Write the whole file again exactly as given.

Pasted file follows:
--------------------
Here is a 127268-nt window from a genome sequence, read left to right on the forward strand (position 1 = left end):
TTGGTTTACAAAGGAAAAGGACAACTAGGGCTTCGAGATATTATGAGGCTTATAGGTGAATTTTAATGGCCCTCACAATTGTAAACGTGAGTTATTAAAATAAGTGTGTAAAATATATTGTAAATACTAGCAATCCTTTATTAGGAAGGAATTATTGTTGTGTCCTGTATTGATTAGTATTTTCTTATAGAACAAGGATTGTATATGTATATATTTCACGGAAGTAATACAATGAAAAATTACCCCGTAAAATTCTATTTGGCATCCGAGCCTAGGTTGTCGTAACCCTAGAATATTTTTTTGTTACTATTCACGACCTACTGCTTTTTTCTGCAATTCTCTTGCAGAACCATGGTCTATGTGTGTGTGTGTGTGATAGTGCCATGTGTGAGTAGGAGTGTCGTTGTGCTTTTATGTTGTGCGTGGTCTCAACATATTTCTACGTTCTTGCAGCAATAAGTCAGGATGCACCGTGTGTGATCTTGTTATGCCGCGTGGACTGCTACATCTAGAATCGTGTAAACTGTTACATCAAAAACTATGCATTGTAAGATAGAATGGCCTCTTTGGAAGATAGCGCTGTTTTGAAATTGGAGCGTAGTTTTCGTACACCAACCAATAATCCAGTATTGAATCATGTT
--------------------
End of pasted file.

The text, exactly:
Here is a 127268-nt window from a genome sequence, read left to right on the forward strand (position 1 = left end):
TTGGTTTACAAAGGAAAAGGACAACTAGGGCTTCGAGATATTATGAGGCTTATAGGTGAATTTTAATGGCCCTCACAATTGTAAACGTGAGTTATTAAAATAAGTGTGTAAAATATATTGTAAATACTAGCAATCCTTTATTAGGAAGGAATTATTGTTGTGTCCTGTATTGATTAGTATTTTCTTATAGAACAAGGATTGTATATGTATATATTTCACGGAAGTAATACAATGAAAAATTACCCCGTAAAATTCTATTTGGCATCCGAGCCTAGGTTGTCGTAACCCTAGAATATTTTTTTGTTACTATTCACGACCTACTGCTTTTTTCTGCAATTCTCTTGCAGAACCATGGTCTATGTGTGTGTGTGTGTGATAGTGCCATGTGTGAGTAGGAGTGTCGTTGTGCTTTTATGTTGTGCGTGGTCTCAACATATTTCTACGTTCTTGCAGCAATAAGTCAGGATGCACCGTGTGTGATCTTGTTATGCCGCGTGGACTGCTACATCTAGAATCGTGTAAACTGTTACATCAAAAACTATGCATTGTAAGATAGAATGGCCTCTTTGGAAGATAGCGCTGTTTTGAAATTGGAGCGTAGTTTTCGTACACCAACCAATAATCCAGTATTGAATCATGTT